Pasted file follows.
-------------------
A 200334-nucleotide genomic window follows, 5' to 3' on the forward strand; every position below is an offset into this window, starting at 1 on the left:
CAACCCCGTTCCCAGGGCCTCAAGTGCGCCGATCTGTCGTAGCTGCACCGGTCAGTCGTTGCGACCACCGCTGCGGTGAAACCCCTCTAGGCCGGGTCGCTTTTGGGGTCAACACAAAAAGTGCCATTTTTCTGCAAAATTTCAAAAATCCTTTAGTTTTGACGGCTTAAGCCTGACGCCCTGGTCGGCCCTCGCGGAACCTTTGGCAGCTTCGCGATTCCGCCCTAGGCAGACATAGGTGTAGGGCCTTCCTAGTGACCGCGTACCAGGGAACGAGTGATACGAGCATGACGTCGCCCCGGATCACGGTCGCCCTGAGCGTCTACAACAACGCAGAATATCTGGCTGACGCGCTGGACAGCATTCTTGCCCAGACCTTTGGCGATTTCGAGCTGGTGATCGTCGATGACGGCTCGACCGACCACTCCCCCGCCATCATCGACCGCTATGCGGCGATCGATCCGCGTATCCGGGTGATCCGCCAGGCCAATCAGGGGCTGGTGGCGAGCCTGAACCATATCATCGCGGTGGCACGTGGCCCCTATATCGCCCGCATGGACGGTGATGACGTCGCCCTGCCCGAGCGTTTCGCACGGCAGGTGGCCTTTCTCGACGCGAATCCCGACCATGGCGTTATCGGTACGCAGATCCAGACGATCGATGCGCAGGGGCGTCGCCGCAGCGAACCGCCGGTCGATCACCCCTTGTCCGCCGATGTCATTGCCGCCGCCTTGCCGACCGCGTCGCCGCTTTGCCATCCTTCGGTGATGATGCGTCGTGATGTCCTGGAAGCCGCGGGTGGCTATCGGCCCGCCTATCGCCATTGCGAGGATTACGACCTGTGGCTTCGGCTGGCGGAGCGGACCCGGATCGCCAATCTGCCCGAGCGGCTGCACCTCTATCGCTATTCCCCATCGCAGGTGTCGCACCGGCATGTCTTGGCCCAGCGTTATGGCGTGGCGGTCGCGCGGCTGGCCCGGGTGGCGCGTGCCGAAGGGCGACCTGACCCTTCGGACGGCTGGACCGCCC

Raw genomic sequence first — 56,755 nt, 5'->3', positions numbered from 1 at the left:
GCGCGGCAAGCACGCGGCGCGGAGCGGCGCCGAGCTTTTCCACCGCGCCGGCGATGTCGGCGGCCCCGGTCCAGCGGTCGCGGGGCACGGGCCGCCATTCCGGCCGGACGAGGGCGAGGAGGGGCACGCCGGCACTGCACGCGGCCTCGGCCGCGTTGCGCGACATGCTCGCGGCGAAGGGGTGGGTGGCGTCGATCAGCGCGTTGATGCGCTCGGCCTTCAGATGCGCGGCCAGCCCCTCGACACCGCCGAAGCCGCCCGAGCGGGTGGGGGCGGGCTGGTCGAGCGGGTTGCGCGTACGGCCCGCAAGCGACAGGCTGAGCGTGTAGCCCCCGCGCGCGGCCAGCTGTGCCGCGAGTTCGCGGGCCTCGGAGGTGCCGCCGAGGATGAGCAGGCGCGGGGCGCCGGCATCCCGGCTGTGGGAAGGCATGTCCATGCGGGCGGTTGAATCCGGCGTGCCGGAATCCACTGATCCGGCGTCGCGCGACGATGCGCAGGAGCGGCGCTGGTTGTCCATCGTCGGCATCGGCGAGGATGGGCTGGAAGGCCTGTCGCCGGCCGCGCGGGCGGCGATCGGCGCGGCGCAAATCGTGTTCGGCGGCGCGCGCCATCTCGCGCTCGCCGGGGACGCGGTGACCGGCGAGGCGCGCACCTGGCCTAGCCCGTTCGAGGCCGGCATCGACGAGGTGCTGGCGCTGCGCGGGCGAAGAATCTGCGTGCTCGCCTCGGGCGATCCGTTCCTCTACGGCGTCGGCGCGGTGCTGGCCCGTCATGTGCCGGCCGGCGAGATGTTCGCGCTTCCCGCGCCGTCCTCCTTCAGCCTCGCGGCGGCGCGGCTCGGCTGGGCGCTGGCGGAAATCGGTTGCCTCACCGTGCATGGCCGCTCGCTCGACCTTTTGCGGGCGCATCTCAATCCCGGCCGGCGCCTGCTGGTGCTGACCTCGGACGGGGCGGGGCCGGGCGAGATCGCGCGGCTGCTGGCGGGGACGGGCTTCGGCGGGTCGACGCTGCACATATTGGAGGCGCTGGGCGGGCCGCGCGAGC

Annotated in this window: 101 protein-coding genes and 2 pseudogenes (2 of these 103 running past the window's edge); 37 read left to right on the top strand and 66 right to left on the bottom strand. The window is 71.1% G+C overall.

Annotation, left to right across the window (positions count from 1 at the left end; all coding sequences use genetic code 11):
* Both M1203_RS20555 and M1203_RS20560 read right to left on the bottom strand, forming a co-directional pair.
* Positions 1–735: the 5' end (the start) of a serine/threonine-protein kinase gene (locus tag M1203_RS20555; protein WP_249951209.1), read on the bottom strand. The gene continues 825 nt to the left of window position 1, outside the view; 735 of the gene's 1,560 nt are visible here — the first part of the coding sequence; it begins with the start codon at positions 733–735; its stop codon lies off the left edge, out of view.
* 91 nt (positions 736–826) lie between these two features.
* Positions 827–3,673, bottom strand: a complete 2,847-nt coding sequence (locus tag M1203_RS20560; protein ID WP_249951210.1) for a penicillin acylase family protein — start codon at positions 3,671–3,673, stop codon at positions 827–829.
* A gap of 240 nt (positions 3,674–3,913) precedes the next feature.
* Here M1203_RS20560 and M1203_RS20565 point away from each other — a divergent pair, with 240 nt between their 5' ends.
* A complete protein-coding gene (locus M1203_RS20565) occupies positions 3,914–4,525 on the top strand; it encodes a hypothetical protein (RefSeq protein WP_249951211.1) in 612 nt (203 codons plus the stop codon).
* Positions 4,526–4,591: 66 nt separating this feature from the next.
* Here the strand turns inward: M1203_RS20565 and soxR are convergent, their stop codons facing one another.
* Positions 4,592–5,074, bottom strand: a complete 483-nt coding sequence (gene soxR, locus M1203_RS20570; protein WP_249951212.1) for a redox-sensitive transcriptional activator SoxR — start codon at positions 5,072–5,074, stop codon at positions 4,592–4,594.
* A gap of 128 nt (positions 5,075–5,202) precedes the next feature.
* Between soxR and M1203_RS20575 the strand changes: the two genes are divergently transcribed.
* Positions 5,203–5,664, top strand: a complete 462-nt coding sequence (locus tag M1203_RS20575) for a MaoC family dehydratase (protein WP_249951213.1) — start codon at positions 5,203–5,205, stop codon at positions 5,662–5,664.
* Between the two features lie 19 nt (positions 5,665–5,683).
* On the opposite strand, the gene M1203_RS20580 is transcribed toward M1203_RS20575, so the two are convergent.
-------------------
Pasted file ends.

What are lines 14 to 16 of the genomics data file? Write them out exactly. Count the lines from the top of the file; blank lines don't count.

* Positions 4,526–4,591: 66 nt separating this feature from the next.
* Here the strand turns inward: M1203_RS20565 and soxR are convergent, their stop codons facing one another.
* Positions 4,592–5,074, bottom strand: a complete 483-nt coding sequence (gene soxR, locus M1203_RS20570; protein WP_249951212.1) for a redox-sensitive transcriptional activator SoxR — start codon at positions 5,072–5,074, stop codon at positions 4,592–4,594.